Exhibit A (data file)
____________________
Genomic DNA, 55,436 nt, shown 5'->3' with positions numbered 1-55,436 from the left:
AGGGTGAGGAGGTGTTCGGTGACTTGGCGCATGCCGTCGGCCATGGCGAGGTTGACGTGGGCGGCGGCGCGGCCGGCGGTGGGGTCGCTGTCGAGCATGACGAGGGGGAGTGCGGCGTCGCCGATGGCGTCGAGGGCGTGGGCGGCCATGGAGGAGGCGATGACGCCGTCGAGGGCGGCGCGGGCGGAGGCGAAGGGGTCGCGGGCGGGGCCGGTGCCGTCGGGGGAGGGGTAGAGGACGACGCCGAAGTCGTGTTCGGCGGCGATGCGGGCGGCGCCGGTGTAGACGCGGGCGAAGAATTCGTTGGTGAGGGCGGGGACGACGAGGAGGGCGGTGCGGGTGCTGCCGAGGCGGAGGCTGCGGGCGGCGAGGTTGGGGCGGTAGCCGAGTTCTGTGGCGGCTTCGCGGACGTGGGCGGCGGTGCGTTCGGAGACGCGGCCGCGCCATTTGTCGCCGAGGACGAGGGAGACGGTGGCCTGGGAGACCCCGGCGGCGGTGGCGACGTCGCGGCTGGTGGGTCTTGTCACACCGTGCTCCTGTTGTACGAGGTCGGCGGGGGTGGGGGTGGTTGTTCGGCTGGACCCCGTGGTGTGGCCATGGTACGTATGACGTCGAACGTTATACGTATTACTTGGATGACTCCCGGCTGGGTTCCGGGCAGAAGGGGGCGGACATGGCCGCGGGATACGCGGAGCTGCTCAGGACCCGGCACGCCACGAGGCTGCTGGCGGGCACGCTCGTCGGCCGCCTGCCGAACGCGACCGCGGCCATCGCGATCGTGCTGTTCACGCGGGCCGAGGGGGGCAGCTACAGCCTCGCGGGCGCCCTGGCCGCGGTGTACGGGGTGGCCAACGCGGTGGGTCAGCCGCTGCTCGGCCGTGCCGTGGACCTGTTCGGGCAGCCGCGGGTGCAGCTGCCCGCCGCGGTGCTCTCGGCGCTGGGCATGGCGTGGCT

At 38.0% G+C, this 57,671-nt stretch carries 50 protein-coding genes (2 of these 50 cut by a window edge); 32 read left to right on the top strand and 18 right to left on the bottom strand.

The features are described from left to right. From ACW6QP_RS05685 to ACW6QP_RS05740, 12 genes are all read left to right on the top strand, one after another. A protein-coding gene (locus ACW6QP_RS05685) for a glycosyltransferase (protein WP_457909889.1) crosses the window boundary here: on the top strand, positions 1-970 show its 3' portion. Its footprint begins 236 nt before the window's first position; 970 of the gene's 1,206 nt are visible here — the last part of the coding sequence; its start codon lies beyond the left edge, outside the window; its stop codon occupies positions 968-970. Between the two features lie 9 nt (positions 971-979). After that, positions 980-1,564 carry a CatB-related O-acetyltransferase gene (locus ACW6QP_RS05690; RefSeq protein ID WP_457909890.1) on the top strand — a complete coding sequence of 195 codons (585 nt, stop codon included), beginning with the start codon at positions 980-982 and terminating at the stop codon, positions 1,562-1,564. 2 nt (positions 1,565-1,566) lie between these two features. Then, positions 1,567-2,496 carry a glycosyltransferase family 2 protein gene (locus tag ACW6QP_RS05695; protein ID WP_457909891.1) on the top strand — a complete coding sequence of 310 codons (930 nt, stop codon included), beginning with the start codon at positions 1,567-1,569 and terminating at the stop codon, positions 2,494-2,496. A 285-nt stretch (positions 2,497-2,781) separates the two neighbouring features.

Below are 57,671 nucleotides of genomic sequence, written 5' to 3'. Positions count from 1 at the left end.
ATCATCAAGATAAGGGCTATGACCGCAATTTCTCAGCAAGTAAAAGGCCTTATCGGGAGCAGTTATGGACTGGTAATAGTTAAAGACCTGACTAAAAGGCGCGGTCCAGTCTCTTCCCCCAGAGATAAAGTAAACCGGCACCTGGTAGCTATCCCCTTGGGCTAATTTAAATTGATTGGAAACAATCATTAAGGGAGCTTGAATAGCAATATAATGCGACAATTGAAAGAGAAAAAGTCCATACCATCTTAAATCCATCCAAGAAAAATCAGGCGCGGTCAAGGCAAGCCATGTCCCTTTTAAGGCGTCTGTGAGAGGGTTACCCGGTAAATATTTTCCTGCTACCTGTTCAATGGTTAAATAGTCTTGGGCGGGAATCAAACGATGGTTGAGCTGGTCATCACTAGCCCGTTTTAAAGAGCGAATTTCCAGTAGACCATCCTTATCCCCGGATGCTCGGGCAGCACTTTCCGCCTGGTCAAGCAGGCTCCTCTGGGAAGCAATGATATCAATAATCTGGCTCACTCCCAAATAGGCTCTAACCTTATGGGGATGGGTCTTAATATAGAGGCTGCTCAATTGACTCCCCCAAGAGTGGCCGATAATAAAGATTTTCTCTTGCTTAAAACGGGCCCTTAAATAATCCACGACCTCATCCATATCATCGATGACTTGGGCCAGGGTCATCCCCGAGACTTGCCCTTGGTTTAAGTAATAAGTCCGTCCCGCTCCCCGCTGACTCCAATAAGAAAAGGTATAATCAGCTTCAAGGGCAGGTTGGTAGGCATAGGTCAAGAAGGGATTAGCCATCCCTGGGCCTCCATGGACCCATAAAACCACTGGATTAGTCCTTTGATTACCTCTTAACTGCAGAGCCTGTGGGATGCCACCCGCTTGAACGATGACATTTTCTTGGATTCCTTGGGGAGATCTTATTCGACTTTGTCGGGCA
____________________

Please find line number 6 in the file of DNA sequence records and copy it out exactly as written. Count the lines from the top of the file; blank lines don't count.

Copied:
ATCATCAAGATAAGGGCTATGACCGCAATTTCTCAGCAAGTAAAAGGCCTTATCGGGAGCAGTTATGGACTGGTAATAGTTAAAGACCTGACTAAAAGGCGCGGTCCAGTCTCTTCCCCCAGAGATAAAGTAAACCGGCACCTGGTAGCTATCCCCTTGGGCTAATTTAAATTGATTGGAAACAATCATTAAGGGAGCTTGAATAGCAATATAATGCGACAATTGAAAGAGAAAAAGTCCATACCATCTTAAATCCATCCAAGAAAAATCAGGCGCGGTCAAGGCAAGCCATGTCCCTTTTAAGGCGTCTGTGAGAGGGTTACCCGGTAAATATTTTCCTGCTACCTGTTCAATGGTTAAATAGTCTTGGGCGGGAATCAAACGATGGTTGAGCTGGTCATCACTAGCCCGTTTTAAAGAGCGAATTTCCAGTAGACCATCCTTATCCCCGGATGCTCGGGCAGCACTTTCCGCCTGGTCAAGCAGGCTCCTCTGGGAAGCAATGATATCAATAATCTGGCTCACTCCCAAATAGGCTCTAACCTTATGGGGATGGGTCTTAATATAGAGGCTGCTCAATTGACTCCCCCAAGAGTGGCCGATAATAAAGATTTTCTCTTGCTTAAAACGGGCCCTTAAATAATCCACGACCTCATCCATATCATCGATGACTTGGGCCAGGGTCATCCCCGAGACTTGCCCTTGGTTTAAGTAATAAGTCCGTCCCGCTCCCCGCTGACTCCAATAAGAAAAGGTATAATCAGCTTCAAGGGCAGGTTGGTAGGCATAGGTCAAGAAGGGATTAGCCATCCCTGGGCCTCCATGGACCCATAAAACCACTGGATTAGTCCTTTGATTACCTCTTAACTGCAGAGCCTGTGGGATGCCACCCGCTTGAACGATGACATTTTCTTGGATTCCTTGGGGAGATCTTATTCGACTTTGTCGGGCA